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Magpie's Asymmetric Warfare: Spain, Catalunya, UK and Taxes.

The Parlament (nope, that's not a typo, that's how it's spelt in Catalonian) approved, 85 votes against 41, a declaration that the Catalonian people have the right to decide its own sovereignty. The Catalonian left, the Esquerra, voted in favour of it; the local PP (centre-right) and PSC (PSOE local branch) opposed. (See here, Spanish)

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Cameron’s EU Policy Uncertainty

Cameron’s EU Policy Uncertainty | European Finance & Economy | Scoop.it

I believe that small is beautiful, and that the European Union system is big and fragile. I am all for free trade, freedom of movement and immigration. But as for regulatory, monetary and fiscal integration — which is the direction that Europe has taken, especially since the self-inflicted Euro crisis that grew out the fundamentally flawed Euro system — how can Europe be responsive to its citizens when they are so numerous, so diverse and so geographically and linguistically dispersed? How can it be viable to have the same regulatory and political framework for Poland, Spain, Austria, Britain, Denmark and Greece?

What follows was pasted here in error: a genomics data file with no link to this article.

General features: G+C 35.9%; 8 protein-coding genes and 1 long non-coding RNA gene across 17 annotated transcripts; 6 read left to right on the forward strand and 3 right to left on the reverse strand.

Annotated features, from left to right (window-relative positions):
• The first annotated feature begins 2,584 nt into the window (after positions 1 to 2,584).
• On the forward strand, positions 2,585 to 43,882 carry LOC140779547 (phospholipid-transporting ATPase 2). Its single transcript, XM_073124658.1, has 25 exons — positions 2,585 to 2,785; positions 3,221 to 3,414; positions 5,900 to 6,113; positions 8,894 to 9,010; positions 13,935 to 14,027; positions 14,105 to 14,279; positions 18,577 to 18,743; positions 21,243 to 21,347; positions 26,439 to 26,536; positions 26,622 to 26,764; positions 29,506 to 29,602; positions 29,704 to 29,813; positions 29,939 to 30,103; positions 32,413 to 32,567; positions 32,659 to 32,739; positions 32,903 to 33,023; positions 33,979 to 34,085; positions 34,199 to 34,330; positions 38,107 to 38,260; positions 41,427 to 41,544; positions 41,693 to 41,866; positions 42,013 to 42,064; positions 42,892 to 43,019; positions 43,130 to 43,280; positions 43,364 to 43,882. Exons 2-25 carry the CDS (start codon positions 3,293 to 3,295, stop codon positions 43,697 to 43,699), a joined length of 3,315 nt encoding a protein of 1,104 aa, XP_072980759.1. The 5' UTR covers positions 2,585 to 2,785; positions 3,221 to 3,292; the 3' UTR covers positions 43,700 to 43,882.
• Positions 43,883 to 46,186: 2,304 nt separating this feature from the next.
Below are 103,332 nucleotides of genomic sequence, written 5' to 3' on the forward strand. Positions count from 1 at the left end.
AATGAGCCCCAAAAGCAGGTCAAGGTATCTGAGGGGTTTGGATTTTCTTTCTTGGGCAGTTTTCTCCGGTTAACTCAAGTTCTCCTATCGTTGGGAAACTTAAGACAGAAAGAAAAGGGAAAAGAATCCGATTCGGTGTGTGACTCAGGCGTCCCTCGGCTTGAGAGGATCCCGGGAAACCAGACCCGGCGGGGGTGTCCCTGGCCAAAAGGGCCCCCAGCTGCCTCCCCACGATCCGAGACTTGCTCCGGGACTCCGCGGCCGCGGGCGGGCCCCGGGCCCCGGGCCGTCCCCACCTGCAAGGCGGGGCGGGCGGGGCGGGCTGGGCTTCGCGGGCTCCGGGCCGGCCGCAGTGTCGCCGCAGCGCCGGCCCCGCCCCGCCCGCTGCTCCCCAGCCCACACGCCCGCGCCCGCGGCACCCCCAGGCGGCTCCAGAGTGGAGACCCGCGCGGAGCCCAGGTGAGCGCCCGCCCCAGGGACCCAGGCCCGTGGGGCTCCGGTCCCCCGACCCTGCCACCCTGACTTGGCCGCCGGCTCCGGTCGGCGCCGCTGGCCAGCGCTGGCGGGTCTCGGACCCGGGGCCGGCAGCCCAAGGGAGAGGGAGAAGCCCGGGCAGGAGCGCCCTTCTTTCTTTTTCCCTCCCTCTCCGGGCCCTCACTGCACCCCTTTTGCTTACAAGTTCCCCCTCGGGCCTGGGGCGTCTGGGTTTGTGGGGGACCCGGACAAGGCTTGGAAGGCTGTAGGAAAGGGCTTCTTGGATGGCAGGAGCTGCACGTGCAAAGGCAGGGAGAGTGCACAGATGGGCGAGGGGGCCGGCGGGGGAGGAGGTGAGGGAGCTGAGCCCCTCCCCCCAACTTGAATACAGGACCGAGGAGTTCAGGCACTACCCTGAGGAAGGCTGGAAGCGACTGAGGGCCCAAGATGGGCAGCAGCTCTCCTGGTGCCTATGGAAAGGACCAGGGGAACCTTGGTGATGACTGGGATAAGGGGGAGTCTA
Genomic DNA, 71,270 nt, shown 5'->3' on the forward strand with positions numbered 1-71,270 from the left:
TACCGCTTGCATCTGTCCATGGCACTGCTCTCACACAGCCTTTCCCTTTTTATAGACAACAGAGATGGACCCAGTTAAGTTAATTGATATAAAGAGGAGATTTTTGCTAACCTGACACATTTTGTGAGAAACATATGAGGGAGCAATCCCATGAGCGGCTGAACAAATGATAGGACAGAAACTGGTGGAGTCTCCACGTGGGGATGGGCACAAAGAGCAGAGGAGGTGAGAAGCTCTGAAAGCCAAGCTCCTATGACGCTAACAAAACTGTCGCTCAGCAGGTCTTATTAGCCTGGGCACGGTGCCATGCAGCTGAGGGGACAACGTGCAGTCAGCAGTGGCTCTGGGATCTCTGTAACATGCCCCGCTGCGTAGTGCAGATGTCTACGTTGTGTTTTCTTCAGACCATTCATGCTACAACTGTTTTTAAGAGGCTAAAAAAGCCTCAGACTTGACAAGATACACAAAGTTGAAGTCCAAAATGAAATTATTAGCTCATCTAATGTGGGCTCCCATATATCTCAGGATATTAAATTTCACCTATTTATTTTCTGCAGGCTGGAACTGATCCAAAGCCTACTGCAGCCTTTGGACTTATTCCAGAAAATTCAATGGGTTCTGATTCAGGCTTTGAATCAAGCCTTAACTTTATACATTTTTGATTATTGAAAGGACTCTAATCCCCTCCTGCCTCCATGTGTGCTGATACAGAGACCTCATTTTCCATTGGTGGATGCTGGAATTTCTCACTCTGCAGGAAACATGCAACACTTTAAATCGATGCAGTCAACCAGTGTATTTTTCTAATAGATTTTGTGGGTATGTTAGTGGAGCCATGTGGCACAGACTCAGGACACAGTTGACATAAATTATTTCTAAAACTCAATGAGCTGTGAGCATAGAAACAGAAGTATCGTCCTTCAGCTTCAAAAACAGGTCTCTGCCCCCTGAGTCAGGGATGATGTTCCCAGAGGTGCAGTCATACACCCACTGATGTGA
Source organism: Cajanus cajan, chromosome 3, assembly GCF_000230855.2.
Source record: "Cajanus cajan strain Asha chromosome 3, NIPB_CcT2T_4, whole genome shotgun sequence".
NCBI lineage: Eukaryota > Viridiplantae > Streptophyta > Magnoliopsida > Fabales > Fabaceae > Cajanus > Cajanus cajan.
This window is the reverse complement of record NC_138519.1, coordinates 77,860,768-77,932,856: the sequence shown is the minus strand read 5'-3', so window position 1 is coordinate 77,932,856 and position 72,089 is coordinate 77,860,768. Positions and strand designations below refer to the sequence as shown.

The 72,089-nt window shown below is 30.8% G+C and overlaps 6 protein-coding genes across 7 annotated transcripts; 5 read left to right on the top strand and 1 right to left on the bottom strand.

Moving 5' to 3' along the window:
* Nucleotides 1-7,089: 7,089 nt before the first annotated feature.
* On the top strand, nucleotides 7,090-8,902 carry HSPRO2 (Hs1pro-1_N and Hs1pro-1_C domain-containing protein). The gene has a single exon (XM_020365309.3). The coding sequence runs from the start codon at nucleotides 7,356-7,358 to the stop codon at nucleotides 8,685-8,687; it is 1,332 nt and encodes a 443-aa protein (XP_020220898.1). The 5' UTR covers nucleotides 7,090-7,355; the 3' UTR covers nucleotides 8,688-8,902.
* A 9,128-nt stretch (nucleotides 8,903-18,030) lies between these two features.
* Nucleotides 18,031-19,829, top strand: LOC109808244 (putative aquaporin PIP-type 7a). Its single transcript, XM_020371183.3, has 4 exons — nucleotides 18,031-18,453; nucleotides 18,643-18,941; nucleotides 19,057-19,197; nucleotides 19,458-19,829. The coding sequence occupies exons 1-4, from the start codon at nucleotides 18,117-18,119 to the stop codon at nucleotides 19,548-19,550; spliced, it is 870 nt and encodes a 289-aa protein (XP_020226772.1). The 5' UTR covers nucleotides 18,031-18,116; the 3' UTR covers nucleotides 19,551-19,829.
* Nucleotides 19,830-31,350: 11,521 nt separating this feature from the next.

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Is There a Big Inflation Mystery in Greece? - Tim Duy's Fed Watch

Is There a Big Inflation Mystery in Greece? - Tim Duy's Fed Watch | European Finance & Economy | Scoop.it